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Playing sports

Girls playing basketball.

Is there an athlete inside you waiting to get out? You can read about the topics below. (And remember, if sports aren't your thing, there are lots of other ways to be active!)

Why choose sports? arrow. top

Playing sports can help you make friends, boost your mood, and teach you tons of skills. Girls who play sports may:

  • Have greater self-esteem and less depression
  • Learn how to set goals and work hard
  • Have a more positive body image
  • Learn about working as part of a team
  • Do better in school

Fitness for all

Do you have an illness or disability? Check out our info on finding sports and activities that might be right for you. Plus, read about special gear to help get you going.

Picking a sport arrow. top

It helps to think about a few issues when choosing a sport. Start by asking yourself some questions:

  • Do you like to work together with teammates, the way you do in soccer or lacrosse?
  • Do you prefer to work more on your own, as in swimming or track?
  • How do you feel about competition? Does it twist your tummy? Maybe inviting a friend to shoot hoops or go hiking is more for you.
  • Do you like to keep moving? Does soccer, basketball, or field hockey sound fun to you?
  • Do you like music? You might think about dance and cheerleading, which can offer great workouts.
  • Are you interested in relaxing and connecting your mind and body, like you do in yoga or Pilates (say: puh-LAH-teez)?

Check out this list for more sport and activity ideas. You'll learn what parts of the body each activity works, how to play, and more.

Team time

Are you on a team? That's great. Playing on a team can offer amazing benefits — and fun. But you may need to spend time being active in addition to your team practices. Experts say that many players don't get the recommended "dose" of daily exercise during practice. Remember, your body needs 60 minutes of activity every day (and time on the bench doesn't count)!

Safety in sports arrow. top

Stay in the game with these tips:

  • If you're new to a sport, work your way up slowly.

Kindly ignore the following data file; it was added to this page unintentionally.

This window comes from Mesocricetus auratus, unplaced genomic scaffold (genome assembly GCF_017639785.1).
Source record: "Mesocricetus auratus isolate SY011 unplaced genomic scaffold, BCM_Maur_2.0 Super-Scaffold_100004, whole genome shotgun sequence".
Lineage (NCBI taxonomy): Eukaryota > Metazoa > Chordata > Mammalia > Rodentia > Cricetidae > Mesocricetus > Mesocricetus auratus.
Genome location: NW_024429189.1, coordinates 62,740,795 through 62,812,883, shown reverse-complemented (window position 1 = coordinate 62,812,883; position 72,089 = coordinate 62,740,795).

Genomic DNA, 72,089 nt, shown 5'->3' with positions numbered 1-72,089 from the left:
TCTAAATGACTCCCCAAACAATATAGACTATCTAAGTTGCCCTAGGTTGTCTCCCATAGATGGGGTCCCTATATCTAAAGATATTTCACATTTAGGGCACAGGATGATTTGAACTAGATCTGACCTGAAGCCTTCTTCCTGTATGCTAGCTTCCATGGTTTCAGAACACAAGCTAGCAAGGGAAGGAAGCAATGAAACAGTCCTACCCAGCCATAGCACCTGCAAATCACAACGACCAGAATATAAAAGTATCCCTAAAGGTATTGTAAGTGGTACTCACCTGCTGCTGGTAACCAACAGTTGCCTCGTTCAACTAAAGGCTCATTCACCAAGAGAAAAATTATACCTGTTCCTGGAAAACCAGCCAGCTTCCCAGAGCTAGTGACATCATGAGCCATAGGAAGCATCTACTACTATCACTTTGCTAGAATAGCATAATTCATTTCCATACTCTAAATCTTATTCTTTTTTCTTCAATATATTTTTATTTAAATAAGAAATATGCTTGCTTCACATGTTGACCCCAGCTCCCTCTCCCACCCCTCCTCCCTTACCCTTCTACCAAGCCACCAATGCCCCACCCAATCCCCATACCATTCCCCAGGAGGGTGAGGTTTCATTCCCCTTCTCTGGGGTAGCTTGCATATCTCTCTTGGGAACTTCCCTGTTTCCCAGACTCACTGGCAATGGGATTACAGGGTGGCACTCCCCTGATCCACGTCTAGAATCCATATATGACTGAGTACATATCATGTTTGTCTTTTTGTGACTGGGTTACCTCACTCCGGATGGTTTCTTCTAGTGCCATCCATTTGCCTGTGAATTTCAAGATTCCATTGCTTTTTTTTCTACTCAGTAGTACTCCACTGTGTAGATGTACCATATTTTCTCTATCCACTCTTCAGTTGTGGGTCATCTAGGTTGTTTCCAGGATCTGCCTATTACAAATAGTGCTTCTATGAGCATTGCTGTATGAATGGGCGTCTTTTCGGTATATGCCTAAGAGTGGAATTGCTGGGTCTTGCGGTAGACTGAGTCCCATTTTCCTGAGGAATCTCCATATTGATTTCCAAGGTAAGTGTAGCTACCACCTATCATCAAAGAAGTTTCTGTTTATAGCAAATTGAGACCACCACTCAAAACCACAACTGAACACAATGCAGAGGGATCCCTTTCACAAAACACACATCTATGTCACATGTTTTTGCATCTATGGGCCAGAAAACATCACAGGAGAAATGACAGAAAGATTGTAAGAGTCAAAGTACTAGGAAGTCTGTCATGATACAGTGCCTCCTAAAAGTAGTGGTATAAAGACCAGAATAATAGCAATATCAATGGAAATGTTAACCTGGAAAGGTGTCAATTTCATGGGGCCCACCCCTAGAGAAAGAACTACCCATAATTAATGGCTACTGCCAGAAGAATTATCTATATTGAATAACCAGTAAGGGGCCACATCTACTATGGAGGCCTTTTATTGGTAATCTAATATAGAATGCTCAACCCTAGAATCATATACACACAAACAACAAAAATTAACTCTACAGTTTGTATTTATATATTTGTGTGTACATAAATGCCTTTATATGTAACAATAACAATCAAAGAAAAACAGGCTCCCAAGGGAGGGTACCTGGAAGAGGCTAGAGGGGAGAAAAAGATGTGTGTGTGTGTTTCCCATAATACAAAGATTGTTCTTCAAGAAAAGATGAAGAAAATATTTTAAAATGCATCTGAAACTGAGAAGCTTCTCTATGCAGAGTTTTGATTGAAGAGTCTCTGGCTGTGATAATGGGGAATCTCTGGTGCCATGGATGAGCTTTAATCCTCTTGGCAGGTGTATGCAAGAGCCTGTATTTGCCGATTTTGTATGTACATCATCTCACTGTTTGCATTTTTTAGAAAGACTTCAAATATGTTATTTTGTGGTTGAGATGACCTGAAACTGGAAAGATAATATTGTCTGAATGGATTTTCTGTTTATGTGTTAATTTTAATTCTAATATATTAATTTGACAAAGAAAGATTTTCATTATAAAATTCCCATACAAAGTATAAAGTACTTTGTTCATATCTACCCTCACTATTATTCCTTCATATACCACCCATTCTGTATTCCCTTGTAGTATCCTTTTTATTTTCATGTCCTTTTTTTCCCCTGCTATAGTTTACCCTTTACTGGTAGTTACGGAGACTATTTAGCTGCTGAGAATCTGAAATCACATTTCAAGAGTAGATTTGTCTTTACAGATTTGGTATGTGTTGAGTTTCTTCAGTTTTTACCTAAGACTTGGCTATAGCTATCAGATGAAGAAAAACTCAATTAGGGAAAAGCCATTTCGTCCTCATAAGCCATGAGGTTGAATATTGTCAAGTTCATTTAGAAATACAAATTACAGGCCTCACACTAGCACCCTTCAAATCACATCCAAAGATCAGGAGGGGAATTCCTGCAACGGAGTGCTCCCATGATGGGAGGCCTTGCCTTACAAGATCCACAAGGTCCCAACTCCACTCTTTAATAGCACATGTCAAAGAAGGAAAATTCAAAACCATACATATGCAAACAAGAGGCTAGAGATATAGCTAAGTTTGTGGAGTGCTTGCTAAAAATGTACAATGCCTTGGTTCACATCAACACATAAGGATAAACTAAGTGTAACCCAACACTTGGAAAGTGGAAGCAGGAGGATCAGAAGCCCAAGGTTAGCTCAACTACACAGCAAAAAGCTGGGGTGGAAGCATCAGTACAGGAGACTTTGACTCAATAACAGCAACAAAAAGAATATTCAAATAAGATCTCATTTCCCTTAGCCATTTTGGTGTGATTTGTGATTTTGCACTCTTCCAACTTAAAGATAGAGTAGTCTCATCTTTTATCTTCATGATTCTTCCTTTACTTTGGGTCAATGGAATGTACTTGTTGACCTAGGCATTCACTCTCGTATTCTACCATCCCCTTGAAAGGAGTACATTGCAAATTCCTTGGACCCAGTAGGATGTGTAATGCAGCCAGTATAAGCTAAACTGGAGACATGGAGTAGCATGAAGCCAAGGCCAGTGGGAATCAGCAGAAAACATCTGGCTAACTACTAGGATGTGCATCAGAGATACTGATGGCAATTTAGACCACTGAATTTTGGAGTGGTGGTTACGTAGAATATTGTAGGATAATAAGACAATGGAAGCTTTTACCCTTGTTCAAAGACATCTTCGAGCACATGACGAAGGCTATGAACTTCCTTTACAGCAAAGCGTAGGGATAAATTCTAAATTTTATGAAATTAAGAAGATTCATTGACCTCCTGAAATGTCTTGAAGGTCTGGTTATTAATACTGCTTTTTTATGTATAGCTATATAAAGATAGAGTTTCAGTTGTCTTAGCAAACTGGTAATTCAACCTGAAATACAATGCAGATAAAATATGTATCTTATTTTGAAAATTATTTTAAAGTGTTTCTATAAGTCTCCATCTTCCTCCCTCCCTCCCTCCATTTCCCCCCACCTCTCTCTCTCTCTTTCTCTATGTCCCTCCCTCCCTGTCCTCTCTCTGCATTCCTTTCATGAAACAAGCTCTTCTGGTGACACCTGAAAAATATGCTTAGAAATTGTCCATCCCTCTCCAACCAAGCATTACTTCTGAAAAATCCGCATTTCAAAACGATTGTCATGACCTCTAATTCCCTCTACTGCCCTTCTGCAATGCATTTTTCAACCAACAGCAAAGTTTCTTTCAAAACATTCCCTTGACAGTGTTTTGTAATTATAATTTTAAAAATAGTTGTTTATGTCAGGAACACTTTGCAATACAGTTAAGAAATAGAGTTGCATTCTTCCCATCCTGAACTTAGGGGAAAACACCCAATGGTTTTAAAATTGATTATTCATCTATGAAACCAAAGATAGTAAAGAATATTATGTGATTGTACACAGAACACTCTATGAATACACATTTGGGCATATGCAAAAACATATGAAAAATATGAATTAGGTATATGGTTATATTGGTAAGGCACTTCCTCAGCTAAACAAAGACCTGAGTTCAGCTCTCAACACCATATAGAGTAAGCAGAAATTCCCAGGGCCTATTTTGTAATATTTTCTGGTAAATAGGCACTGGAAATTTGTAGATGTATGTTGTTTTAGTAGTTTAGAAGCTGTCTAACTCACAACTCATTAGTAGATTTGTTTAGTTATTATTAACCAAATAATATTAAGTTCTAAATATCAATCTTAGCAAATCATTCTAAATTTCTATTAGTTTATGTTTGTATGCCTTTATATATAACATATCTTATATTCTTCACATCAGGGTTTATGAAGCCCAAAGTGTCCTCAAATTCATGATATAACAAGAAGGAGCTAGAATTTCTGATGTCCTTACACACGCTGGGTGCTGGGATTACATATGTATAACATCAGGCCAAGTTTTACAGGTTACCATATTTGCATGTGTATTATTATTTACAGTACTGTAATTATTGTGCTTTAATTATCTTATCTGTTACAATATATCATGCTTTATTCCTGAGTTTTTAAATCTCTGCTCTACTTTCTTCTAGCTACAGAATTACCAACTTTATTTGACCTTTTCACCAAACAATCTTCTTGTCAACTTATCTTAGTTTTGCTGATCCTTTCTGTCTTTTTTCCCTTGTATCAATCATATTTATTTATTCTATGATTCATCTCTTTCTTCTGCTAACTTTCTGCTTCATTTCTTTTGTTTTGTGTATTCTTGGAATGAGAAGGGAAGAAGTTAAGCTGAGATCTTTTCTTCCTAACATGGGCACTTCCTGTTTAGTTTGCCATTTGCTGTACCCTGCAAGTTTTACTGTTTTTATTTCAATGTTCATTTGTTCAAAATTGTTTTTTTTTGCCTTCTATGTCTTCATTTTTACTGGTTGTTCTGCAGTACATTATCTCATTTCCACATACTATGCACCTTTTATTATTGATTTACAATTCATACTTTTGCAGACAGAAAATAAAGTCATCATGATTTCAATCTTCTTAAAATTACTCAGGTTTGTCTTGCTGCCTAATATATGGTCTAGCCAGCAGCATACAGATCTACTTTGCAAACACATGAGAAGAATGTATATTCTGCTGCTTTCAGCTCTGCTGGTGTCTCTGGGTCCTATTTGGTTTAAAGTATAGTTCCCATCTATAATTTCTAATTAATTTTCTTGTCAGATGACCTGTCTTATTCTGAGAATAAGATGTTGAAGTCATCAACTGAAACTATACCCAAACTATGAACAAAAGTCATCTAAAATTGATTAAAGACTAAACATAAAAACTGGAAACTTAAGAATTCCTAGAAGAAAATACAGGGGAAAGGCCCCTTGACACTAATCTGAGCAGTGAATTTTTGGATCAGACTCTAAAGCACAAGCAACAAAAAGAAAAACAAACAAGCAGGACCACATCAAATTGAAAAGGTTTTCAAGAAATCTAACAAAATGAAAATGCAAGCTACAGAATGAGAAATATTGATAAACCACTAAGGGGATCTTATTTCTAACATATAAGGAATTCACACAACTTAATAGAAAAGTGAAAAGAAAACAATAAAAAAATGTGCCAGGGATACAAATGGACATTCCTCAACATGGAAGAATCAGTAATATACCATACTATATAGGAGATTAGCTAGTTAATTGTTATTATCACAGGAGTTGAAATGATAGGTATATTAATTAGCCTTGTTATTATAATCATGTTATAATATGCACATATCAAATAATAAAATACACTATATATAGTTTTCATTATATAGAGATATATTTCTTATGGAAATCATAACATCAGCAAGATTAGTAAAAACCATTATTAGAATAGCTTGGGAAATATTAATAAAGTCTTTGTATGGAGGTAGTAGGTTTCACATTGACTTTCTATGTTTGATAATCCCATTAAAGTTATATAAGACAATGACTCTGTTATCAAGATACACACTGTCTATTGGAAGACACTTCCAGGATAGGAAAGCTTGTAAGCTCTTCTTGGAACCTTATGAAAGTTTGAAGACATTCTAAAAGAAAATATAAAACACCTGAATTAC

• Before you start a sport, see your doctor for a sports physical. Some states require these examinations to make sure you are healthy enough to play. But even if a sports physical is not required, it makes good sense to get one.
  • Follow safety rules for your sport. In cheerleading, for example, don't practice on hard, wet, or uneven surfaces, and don't create pyramids that are more than two people high. And learn what to do in case of an injury or emergency.
  • Talk to your coach about any safety concerns, or ask your parent or guardian to talk to your coach.
  • Learn how to help your teammates stay safe. For sports like cheerleading or gymnastics, for example, learn how to be a good spotter.
  • Make sure to read about concussions. Anyone who might have a head injury should not practice or compete until a health professional says it's safe.
  • Give your body a break. Experts suggest the following:
    • Take at least one day off per week from your sport or training schedule.
    • Take at least two to three months off from your sport each year.
    • If you train a lot in a high-impact sport, such as running, try replacing some intense training with lower-impact activities, such as biking.
  • Try different sports. Playing the same sport over and over can put repeated stress on certain parts of your body. Doing a mix of sports and activities can help prevent this problem.
  • Strengthen your muscles. Conditioning exercises, such as sit-ups and push-ups, can strengthen the muscles you use when you compete. Learn more about strengthening exercises.
  • Skip special supplements. Products may claim to help you lose weight, bulk up, or improve your performance. Often these don't work, and they can even hurt you. Remember, all you really need to succeed is good nutrition.

Muscle mistakes

Teen athletes sometimes try taking steroids to build their muscles and improve their performance. Using steroids in this way is illegal and dangerous. Steroids can cause problems with your periods and your heart, make hair grow on your face, and even change your behavior. That's not a very winning approach!


Content last reviewed March 27, 2015
Page last updated July 29, 2015